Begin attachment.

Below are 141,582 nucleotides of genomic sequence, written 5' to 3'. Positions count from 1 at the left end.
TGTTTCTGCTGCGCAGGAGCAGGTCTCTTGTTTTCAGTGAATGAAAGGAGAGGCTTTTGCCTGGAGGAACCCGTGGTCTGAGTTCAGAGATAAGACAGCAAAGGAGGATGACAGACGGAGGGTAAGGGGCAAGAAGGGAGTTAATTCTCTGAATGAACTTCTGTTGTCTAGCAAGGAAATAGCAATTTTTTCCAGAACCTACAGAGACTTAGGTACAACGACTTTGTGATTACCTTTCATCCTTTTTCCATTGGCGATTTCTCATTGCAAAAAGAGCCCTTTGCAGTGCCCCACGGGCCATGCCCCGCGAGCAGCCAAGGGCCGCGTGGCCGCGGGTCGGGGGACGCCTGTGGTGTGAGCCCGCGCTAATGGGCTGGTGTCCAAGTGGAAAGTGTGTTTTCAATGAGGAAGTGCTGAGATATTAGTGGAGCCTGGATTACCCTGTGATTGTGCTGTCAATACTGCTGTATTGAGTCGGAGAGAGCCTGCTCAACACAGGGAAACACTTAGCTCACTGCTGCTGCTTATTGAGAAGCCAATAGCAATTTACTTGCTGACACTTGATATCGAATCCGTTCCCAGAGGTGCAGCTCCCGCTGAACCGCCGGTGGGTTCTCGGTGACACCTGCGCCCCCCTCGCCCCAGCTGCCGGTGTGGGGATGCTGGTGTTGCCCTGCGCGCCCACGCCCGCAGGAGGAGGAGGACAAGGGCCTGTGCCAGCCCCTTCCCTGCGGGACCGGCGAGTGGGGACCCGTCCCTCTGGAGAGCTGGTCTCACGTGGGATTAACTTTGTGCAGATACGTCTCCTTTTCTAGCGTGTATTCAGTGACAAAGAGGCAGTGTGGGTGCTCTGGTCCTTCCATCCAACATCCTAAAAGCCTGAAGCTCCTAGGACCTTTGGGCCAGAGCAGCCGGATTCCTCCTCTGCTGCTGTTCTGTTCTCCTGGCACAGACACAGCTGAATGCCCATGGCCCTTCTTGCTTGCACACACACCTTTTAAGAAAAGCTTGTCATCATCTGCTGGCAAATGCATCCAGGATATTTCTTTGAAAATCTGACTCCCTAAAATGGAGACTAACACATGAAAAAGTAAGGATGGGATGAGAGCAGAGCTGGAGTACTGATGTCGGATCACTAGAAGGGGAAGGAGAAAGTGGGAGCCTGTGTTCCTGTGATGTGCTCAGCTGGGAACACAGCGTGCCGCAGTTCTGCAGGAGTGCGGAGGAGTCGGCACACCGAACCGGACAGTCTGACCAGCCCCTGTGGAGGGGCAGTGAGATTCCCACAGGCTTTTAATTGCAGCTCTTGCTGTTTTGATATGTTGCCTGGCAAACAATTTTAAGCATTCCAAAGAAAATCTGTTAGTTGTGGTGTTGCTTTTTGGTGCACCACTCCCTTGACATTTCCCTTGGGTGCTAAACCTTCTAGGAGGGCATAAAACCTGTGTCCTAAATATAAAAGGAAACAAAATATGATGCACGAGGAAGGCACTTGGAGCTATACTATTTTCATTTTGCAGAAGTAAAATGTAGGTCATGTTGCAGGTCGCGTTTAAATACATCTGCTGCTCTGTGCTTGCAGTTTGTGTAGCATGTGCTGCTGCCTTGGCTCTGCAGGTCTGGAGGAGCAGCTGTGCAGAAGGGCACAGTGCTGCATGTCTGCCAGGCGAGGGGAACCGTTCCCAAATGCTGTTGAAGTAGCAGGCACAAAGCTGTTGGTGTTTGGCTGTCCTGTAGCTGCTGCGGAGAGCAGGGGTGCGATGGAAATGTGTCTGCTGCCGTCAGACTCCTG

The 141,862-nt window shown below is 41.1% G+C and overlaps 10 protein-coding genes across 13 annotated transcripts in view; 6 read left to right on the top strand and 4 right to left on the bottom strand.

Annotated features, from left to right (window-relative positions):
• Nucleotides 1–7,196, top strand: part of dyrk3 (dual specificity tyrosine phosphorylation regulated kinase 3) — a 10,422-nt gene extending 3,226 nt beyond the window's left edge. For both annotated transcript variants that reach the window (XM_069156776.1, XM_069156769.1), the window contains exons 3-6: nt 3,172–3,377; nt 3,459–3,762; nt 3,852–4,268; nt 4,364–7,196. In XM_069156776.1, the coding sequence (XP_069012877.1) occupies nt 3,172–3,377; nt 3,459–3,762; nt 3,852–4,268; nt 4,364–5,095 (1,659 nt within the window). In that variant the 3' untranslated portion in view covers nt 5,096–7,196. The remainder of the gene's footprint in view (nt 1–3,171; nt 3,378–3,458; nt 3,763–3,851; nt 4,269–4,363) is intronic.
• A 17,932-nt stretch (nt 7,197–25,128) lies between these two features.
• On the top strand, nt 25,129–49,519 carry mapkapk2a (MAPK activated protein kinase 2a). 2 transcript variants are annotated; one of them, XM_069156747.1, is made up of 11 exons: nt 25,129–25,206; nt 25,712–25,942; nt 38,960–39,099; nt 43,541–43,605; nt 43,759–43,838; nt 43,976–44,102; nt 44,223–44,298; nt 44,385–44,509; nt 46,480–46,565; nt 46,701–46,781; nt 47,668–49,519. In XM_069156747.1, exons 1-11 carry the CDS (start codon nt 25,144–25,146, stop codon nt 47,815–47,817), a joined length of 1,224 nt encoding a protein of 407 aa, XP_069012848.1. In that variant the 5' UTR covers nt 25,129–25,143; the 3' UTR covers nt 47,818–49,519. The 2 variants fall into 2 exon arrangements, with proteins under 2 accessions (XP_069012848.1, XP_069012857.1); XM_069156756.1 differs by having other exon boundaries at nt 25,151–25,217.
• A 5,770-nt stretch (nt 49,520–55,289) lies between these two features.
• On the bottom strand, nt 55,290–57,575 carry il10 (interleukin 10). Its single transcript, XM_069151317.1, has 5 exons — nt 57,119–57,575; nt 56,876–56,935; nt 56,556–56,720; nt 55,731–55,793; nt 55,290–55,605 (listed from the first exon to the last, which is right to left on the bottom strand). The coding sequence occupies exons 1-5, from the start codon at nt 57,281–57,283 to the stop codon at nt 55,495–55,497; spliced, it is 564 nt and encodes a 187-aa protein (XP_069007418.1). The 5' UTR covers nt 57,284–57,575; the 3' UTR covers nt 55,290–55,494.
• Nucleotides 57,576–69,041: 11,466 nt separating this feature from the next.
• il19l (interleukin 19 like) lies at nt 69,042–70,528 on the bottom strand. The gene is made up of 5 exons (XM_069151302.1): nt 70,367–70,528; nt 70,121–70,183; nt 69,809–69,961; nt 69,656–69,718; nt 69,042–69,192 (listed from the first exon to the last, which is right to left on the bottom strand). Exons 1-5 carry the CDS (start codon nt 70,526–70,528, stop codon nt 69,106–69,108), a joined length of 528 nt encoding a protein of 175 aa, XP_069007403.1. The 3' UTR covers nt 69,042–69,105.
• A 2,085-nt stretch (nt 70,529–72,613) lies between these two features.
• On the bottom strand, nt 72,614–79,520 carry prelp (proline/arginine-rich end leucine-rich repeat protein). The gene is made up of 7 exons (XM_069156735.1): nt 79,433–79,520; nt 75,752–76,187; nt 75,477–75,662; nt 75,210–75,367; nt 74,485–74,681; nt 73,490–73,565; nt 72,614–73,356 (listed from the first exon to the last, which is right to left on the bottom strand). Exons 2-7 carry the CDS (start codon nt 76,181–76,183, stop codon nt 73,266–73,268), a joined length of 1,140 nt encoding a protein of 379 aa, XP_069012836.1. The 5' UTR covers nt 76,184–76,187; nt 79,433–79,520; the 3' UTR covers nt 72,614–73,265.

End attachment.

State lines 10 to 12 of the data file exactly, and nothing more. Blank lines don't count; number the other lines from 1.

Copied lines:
• Nucleotides 57,576–69,041: 11,466 nt separating this feature from the next.
• il19l (interleukin 19 like) lies at nt 69,042–70,528 on the bottom strand. The gene is made up of 5 exons (XM_069151302.1): nt 70,367–70,528; nt 70,121–70,183; nt 69,809–69,961; nt 69,656–69,718; nt 69,042–69,192 (listed from the first exon to the last, which is right to left on the bottom strand). Exons 1-5 carry the CDS (start codon nt 70,526–70,528, stop codon nt 69,106–69,108), a joined length of 528 nt encoding a protein of 175 aa, XP_069007403.1. The 3' UTR covers nt 69,042–69,105.
• A 2,085-nt stretch (nt 70,529–72,613) lies between these two features.